See All the Lines on Downton Abbey That Actual Edwardians Would Never Say

Brow Beat
Slate's Culture Blog
Feb. 9 2012 3:53 PM

Did You See This? Downton Abbey Anachronisms

Downton Abbey. Series Two.
Dan Stevens as Matthew Crawley and Zoe Boyle as Lavinia Swire.

Photograph Nick Briggs. Courtesy of © Carnival Film & Television Limited 2011 for MASTERPIECE

If you're as obsessive about Downton Abbey as the members of Slate's TV Club, you may have read (or even noticed yourself) that the language used on the show does not always seem to be entirely historically accurate. Over in the show's home country, the subject was actually covered in the newspaper—well, the Daily Mail, anyway, which ran a piece with the headline, "Get knotted! Downton Abbey talks its way into trouble with use of modern slang." The piece quotes an editor of the Oxford English Dictionary, who says that some of the colloquialisms on the show seem "quite wrong."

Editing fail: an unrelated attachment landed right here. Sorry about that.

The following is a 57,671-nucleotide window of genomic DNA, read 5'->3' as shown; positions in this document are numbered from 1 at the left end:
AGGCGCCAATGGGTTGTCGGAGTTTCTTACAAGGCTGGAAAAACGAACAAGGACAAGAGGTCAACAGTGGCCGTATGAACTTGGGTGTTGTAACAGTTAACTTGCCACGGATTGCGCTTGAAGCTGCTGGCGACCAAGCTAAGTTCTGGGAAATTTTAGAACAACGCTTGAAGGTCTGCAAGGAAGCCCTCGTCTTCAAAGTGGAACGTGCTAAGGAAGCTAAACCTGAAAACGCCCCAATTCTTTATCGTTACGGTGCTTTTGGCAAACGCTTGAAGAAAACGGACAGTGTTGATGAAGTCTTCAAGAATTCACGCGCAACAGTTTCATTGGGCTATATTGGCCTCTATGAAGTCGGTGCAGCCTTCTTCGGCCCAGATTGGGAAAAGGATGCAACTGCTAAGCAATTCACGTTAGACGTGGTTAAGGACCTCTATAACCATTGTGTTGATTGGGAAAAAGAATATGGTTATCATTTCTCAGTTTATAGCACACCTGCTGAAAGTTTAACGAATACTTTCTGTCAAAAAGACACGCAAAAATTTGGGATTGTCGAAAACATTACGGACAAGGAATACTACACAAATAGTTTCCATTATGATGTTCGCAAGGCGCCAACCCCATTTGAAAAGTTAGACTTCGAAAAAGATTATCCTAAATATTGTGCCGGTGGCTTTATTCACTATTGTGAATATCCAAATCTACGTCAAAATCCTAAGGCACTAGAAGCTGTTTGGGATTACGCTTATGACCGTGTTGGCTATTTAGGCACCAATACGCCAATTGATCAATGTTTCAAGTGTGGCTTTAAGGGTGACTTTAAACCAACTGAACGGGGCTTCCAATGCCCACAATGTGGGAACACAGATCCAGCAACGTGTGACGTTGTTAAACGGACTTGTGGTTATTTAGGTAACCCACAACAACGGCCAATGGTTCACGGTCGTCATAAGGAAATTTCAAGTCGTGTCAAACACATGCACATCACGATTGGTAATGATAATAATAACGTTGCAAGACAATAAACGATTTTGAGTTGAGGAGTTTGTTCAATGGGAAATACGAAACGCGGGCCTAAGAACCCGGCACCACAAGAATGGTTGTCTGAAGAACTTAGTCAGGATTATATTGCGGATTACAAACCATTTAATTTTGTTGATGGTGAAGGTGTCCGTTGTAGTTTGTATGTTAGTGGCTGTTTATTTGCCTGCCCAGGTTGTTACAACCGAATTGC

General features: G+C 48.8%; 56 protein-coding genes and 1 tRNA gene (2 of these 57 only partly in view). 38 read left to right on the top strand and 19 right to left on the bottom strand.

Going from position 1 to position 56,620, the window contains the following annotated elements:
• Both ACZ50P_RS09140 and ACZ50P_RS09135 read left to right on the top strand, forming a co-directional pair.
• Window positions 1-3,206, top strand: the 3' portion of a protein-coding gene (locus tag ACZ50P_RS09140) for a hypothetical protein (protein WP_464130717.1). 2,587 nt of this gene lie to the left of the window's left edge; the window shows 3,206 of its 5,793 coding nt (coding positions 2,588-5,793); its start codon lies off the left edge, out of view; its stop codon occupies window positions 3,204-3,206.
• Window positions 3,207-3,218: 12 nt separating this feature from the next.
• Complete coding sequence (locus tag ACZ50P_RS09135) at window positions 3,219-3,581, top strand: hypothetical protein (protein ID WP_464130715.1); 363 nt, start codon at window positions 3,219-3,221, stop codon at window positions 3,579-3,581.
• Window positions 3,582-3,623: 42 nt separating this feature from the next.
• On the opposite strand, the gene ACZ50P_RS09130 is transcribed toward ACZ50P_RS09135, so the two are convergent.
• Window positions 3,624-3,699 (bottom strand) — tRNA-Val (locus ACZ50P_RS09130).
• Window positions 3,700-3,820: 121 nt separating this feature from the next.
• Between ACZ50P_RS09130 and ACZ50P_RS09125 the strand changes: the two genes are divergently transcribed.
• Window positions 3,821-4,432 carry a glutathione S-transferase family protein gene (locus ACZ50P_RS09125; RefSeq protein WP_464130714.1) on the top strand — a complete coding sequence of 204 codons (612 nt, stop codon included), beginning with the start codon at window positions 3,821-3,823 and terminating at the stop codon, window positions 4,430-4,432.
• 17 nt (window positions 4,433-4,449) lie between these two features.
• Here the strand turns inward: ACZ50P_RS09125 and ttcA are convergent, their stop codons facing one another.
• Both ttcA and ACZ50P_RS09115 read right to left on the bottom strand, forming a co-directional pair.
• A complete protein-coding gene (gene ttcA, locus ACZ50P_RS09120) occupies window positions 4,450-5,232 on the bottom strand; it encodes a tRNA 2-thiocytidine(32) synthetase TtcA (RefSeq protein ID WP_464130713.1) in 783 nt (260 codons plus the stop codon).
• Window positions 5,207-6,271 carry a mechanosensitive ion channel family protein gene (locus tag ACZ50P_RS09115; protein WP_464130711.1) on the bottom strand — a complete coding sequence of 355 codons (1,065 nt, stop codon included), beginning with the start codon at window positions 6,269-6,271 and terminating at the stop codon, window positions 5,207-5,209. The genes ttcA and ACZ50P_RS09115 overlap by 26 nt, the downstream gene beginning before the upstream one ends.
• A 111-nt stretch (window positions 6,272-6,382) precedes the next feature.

Now Ben Zimmer, a Slate contributor, has created a video for the website he executive produces, the Visual Thesaurus, detailing all the seeming linguistic anachronisms from Season 2 of the show, from "just saying" to "I couldn't care less." See them all below, and check out the Visual Thesaurus in the days ahead for explanations as to why these uses of language are probably historically inaccurate.


Note: The video goes all the way through episode 8, and so may contain spoilers for American viewers. Each anachronism receives its own title card, so you can choose to watch just the first few.

David Haglund is a senior editor at Slate. He runs Brow Beat, Slate's culture blog.



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